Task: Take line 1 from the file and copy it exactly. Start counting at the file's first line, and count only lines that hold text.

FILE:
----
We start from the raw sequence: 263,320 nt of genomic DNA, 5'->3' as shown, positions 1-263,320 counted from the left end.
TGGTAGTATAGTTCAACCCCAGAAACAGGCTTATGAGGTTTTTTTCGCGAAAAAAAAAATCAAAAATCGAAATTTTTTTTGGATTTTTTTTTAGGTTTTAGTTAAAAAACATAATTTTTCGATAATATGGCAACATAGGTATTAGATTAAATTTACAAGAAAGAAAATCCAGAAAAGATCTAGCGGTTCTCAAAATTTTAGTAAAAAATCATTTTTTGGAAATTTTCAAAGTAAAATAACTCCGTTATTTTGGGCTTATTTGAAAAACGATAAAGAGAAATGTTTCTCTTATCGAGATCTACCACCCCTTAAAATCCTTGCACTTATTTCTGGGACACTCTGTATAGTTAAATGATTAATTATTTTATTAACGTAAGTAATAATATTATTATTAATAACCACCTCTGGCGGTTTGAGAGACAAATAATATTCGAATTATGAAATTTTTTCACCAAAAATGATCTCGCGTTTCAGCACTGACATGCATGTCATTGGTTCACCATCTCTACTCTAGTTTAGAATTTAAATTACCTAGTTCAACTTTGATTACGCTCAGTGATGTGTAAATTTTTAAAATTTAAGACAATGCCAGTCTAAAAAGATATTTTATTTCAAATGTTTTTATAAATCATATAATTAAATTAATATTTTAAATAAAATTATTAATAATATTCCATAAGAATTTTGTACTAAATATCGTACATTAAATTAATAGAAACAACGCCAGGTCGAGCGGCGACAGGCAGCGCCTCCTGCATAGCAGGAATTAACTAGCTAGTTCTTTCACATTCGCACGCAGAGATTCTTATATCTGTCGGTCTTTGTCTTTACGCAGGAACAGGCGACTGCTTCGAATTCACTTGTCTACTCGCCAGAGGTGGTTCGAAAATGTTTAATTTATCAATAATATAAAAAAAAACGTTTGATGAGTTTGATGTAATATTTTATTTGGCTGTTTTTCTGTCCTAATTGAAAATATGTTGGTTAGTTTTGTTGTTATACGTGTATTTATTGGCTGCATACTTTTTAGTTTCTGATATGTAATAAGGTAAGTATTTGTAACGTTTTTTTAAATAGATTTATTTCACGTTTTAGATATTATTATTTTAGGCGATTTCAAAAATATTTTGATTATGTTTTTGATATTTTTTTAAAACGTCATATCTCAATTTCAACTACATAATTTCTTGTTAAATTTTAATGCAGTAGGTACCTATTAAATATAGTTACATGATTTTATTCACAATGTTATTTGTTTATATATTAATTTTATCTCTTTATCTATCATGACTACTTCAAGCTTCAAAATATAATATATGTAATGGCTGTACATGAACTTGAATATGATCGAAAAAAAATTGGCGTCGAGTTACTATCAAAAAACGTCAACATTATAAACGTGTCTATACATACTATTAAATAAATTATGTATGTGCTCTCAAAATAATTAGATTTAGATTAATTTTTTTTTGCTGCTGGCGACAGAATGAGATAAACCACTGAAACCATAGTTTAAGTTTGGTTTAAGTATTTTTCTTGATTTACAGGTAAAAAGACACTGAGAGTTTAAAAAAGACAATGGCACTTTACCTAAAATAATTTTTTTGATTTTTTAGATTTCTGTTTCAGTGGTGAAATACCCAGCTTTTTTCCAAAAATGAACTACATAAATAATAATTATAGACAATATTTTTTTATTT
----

We start from the raw sequence: 263,320 nt of genomic DNA, 5'->3' as shown, positions 1-263,320 counted from the left end.